Gospel Q&A is a series from LDS Daily that strives to answer important gospel questions from readers. Today, we answer the question, “What sets The Church of Jesus Christ of Latter-day Saints apart from other Christian churches?”
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This question can be a little bit sensitive because as followers of Jesus Christ, but more importantly, as children of God, our unity and love for one another grow most when we remember how similar we are without focusing on our differences.
We do believe we have some good to bring to the world. President Gordon B. Hinckley, during his time as president of the Church, said, “We recognize the good in all people. We recognize the good in all churches, in their efforts to improve mankind and to teach principles that lead to good, stable, productive living. To people everywhere, we simply say, ‘You bring with you all the good that you have, and let us add to it. That is the principle on which we work.’”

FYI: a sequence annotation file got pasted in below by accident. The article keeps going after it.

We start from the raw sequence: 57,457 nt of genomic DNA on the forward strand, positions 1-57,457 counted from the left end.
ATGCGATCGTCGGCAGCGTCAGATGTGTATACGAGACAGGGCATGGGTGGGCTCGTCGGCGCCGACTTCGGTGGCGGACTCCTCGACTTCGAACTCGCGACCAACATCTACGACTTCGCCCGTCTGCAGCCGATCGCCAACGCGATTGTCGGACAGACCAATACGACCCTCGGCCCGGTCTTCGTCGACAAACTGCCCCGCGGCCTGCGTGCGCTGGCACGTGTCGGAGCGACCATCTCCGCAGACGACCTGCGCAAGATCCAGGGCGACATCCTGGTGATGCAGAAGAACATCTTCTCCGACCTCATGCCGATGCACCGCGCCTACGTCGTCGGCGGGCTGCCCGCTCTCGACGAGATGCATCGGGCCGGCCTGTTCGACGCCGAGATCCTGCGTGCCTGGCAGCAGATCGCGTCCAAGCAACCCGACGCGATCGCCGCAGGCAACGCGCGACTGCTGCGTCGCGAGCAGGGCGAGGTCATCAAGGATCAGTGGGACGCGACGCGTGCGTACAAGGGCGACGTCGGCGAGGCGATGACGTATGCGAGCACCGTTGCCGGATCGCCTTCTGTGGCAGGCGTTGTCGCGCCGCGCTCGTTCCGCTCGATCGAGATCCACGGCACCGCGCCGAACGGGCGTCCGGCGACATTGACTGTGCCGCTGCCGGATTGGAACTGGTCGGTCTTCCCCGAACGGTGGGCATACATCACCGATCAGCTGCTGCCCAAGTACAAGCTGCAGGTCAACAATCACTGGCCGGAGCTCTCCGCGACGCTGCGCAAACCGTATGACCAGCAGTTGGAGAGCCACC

We wouldn’t be sending missionaries throughout the world if we didn’t think we had something valuable to offer our brothers and sisters, but we strive to love, honor, respect, and serve our fellow man throughout the world no matter our differences.
Still, in keeping with President Hinckley’s assertion that we may be able to add something of value to our brothers and sisters, here are three principles and truths The Church of Jesus Christ of Latter-day Saints has to offer.
We believe that we belong to the church of Jesus Christ—the church He founded when He was on the earth. The fullness of His truth, however, was lost for a time. After His Crucifixion, the priesthood authority with which the apostles had been ordained was lost to the earth. This brought about an apostasy—a falling away from the truth Jesus taught. We believe it was prophesied that there would be an apostasy between the time of Christ’s first coming and His second coming (2 Thessalonians 2:1-3). This priesthood authority is needed to lead the Lord’s church, but it was no longer found on the earth.